Updated: Monday, 24th September 2018 @ 5:48am

'Dino-bird' breakthrough as University of Manchester scientists inject a little colour into prehistoric flyer

'Dino-bird' breakthrough as University of Manchester scientists inject a little colour into prehistoric flyer

By Danielle Wainwright

Secrets of a 150-million-year-old ‘dino-bird’ were published by the University of Manchester today – which revealed the creature was brightly coloured and not black like previously thought.

Ground-breaking experiments on Archaeopteryx feathers, an early dinosaur-bird genus, has revealed that the species had a colourful plumage of light colours and dark tips.

The study, published today in the Journal of Analytical Atomic Spectrometry, discovered chemical traces locked in the 150-million-year-old bird’s bones and feathers. This allowed the team to recreate the plumage pattern of an extinct bird for the very first time.

Remarkable X-ray images by Manchester scientists and colleagues from the US department of Energy were made by a fast scanning beam which found trace-metals associated with pigment and organic sulphur compounds that could only have come from the animal’s original feathers.

Scientists also discovered melanosomes, microscopic ‘biological paint pot’ structures in which pigment was once made.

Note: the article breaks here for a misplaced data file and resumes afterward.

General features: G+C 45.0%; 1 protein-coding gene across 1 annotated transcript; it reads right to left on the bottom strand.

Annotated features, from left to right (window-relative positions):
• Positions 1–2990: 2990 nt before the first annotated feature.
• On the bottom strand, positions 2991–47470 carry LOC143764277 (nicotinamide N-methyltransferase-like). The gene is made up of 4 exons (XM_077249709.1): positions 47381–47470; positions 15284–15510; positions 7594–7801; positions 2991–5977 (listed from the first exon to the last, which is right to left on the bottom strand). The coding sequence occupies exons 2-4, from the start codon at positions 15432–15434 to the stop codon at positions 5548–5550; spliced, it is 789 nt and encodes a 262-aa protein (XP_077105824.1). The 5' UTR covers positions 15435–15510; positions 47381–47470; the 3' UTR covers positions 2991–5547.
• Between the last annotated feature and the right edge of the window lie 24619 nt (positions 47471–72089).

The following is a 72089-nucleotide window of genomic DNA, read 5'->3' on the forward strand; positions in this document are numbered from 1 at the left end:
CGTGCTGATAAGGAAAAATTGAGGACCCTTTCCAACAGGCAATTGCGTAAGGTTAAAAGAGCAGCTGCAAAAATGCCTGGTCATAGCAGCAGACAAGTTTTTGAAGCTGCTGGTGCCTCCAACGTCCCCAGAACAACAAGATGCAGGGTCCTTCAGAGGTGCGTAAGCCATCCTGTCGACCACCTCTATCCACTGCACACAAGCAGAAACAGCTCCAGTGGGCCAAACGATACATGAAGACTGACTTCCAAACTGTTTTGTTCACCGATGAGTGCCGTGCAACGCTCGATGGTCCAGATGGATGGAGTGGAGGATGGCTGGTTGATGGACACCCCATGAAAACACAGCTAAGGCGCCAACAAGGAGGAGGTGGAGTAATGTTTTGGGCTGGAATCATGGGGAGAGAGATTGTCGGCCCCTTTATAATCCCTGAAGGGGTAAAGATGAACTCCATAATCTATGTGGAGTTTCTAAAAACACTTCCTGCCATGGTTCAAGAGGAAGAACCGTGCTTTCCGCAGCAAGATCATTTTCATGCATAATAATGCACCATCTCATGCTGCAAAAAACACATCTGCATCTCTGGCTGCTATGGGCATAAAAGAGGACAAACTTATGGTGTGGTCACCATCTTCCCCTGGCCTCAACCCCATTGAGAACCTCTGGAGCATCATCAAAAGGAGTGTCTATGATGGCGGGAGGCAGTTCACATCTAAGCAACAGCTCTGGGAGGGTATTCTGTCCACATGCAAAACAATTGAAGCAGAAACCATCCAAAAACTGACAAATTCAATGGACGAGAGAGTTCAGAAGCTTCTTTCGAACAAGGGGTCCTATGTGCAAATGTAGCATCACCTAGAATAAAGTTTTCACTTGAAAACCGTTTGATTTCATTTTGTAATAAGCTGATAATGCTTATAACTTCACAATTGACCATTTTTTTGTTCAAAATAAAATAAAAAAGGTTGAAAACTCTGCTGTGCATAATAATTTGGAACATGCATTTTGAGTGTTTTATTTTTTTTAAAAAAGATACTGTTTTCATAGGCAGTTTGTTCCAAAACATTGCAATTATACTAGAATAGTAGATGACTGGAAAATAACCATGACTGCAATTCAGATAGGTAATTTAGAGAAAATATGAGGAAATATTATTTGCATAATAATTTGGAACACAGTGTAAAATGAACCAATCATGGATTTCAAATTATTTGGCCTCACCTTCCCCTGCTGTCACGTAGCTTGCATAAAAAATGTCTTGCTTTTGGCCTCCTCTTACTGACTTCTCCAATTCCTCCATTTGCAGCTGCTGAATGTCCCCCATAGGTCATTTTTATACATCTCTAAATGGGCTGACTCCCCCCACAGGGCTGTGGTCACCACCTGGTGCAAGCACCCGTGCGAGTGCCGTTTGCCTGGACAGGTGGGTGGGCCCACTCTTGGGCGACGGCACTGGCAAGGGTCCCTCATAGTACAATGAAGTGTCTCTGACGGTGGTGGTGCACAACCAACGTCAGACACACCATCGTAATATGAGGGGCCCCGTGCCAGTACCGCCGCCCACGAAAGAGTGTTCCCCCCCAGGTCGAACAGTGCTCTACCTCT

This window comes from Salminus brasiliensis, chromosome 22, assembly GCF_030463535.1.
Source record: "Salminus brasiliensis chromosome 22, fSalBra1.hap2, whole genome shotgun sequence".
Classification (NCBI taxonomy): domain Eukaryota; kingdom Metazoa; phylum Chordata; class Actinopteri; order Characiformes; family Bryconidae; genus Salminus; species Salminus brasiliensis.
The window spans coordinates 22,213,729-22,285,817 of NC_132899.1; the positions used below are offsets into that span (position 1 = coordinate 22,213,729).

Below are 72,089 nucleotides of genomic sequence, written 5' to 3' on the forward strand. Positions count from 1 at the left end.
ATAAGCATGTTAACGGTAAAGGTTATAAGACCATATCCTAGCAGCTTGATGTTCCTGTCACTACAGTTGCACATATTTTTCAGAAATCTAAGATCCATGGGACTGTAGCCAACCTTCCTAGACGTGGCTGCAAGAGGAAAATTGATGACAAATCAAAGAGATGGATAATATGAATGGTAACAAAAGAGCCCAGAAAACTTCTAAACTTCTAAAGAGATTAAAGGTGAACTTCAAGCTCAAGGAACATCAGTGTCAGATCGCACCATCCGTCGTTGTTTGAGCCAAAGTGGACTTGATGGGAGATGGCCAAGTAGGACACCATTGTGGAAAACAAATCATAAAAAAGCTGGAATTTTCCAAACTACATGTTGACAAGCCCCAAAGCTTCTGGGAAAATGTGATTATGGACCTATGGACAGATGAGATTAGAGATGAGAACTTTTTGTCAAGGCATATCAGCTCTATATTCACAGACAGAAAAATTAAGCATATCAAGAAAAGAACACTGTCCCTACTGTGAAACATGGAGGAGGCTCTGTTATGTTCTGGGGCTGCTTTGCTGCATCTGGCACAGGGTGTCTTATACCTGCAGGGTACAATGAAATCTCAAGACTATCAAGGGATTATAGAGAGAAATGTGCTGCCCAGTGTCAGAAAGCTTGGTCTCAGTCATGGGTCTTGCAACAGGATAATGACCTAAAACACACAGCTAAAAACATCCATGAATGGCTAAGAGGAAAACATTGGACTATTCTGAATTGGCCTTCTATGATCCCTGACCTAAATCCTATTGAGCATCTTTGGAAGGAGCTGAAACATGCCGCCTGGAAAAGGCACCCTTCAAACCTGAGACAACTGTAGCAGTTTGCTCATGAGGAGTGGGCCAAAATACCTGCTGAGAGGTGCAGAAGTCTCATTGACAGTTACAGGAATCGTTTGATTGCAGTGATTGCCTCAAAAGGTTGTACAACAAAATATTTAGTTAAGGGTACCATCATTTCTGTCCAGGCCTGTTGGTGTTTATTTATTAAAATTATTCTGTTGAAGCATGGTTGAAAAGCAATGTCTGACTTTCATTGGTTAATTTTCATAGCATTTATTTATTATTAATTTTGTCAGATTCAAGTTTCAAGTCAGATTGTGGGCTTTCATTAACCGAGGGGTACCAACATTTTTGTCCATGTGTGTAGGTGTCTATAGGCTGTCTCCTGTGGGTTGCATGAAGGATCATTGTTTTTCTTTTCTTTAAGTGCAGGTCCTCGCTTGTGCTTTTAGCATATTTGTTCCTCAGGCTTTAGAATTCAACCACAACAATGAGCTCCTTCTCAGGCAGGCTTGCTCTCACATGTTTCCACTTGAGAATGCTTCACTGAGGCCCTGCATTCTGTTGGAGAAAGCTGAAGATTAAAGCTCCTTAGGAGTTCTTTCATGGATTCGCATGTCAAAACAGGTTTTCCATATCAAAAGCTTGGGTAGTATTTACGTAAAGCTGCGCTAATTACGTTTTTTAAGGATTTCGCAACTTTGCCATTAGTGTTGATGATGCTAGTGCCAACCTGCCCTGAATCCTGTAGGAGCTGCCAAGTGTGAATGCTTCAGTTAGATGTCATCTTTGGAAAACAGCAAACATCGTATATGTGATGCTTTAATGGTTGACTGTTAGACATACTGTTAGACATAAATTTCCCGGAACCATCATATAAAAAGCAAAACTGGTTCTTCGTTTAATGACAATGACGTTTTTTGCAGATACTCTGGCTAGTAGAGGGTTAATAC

Dr Phil Manning, lead author of the study at The University of Manchester, said: “This is a big leap forward in our understanding of the evolution of plumage and also the preservation of feathers.

“The fact that these compounds have been preserved in-place for 150 million years is extraordinary.

“Together, these chemical traces show that the feather was light in colour with areas of darker pigment along one edge and on the tip.”

Only 11 Archaeopteryx fossils have ever been found and until a few years ago, researchers thought minerals would have replaced all the bones and tissues of the original animal during fossilisation, leaving no chemical traces behind.

However, a team led by researchers at Brown University announced last year that an analysis of melanosomes in the single Archaeopteryx feather indicated it was black.

With the new research, scientists have proved that the dino-bird was in fact a colourful creature and are now one step closer to finding out more about the majestic specimen.

The research will help scientists discover more about the creatures’ way of life such as eating habits, reproduction, health and evolution.

Co-author Dr Roy Wogelius, also based in Manchester’s School of Earth, Atmospheric and Environmental Sciences, said: “This work refines our understanding of pigment patterning in perhaps the most important known fossil. Our technique shows that complex patterns were present even at the very earliest steps in the evolution of birds.”

Dr Manning added: “It is remarkable that x-rays brighter than a million suns can shed new light on our understanding of the processes that have locked elements in place for such vast periods of time.

“Ultimately, this research might help inform scientists on the mechanisms acting during long-term burial, from animal remains to hazardous waste.

“The fossil record has potential to provide the experimental hindsight required in such studies.”

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